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Print

DNR license fees up, sales down

June 26, 2010 at 09:22 PM

Fee increases instituted by the DNR this year have cut into the sales of hunting and fishing licenses, but are also pumping much-needed cash into the agency. Through Monday, license and permit sales were off by about 18,000 while revenues were up $2.2 million according to Miller.

Sales of resident either-sex firearm deer tags were down by 8,900 and sales of antlerless-only deer tags were down 2,900. Waterfowl stamp sales are down 1,900 and combination licenses are off 4,700.

On the fishing side, resident license sales are down 2,600 but resident 24-hour licenses are up 2,300. Inland trout stamps are off by 1,000 but sales of salmon stamps are actually up by 116.

Your CommentsComments :: Terms :: .(JavaScript must be enabled to view this email address)

go figure, gov’t gets more revenue, and more people aren’t allow to enjoy the resource.

next they will spend money on advertising to get more people involved in the outdoors.

Posted by .(JavaScript must be enabled to view this email address) on 06/26 at 10:15 PM

Hunter & fisherman taking it on the chin again.

I remember our new IDNR stating that other outdoorsmen were going to be FINALLY having to pay some fees, BUT they are all still using our states parks for FREE. Meanwhile hunter & fisherman have been hit even more so AND a lot of us don’t even use IDNR ground ????
Hunter & fisherman who use private ground are hit by these new fees.

The IDNR is hiring more staff to run the IDNR & even some more biologist, but is it a good thing to have to price more Hunter & fisherman out of the outdoors so our IDNR can have a bigger staff now ??????

When is the IDNR going to live up to the promise that hunter & fishermen are not going to have to continue to pay the bulk of running our own state DNR. When is the free ride, for the chosen few, going to end ????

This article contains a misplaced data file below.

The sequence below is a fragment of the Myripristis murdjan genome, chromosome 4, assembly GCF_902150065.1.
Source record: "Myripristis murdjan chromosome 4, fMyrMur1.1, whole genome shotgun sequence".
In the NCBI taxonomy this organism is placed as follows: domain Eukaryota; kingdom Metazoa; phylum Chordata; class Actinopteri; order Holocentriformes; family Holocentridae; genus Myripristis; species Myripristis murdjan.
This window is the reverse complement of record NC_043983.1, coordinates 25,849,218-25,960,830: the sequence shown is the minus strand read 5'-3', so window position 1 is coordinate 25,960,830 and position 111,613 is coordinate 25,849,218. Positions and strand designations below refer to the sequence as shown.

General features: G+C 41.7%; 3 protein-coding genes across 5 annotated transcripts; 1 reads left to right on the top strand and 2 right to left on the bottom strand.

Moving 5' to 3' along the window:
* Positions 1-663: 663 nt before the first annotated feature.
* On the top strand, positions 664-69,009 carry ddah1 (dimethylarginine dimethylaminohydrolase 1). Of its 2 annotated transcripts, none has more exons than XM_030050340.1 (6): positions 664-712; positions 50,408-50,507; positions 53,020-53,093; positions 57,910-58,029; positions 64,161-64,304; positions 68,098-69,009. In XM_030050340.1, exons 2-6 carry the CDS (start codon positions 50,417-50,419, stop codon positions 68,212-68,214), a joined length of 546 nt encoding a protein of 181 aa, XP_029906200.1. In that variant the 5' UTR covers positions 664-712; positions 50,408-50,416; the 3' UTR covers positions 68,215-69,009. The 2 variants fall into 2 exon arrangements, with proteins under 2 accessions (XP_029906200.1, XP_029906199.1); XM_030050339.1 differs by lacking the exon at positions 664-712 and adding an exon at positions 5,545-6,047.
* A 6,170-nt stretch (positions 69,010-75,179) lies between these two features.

Posted by .(JavaScript must be enabled to view this email address) on 06/27 at 05:40 AM

Government has nothing. It only takes from the people that have earned it. This is a great case where higher taxes and fees proves to be harder on people and the government gets more money to waste.

I only put in for 1 muzzelloader tag this year. I had been doing 2 tags every other year.

Posted by .(JavaScript must be enabled to view this email address) on 06/27 at 08:32 AM

I agree with much of what you say Lynn, making other users pay is critical. Too bad nobody is brave enough to make it happen (particularly in an election year).

But I don’t think DNR is really bigger. At least not in the areas they need to be bigger. I think it is important to have people to oversee the critters. I think it’s less important to have so many people in Springfield who attend meetings, have nice titles and earn lots of money while effectively doing very little.

Posted by Jeff Lampe on 06/27 at 09:25 AM

There are no suprises here. Everytime in the past 30 years that there has been a fee increase by the Department of Conservation/DNR, license sales numbers have gone down the first year of the increase. This increase will see the numbers larger than normal because of a second factor and that is they have not hired a CPO class for 5 years now. Fishing license sales are influenced by the number of wardens out checking for them. There is a certain percentage of people who do not buy a license if they think they will not be checked. The warden force loses about 1 CPO a month to retirements, career changes or other reasons. Thus in a five year period of no hires, the number of license compliance checks has dropped a lot this time. Jeff is right about the hires, valid positions have been left unfilled while bureacrats positions are created. You can hire 3 district biologists or CPO’s for one of the top level meeting managers salaries.

Posted by .(JavaScript must be enabled to view this email address) on 06/27 at 10:09 AM

does anyone know what the new turkey biologist is getting paid? i have looked for info online and cant find any. Many counties in illinois have 1 CPO to cover 3 or 4 counties. my opinion would be to hire a couple more CPO’s rather than hiring someone with a kush desk job. CPO’s would create some revenue and enforce the laws, which is almost impossible to do with 1 officer covering over 1,500 square miles!  i think we could do without a canoe czar for $85,000 a year and just hire 2-3 CPO’s. im not sure of the turkey bio’s salary but the population in the counties i hunt have been just fine and growing, i would rather see more CPO’s! but thats just my opinion.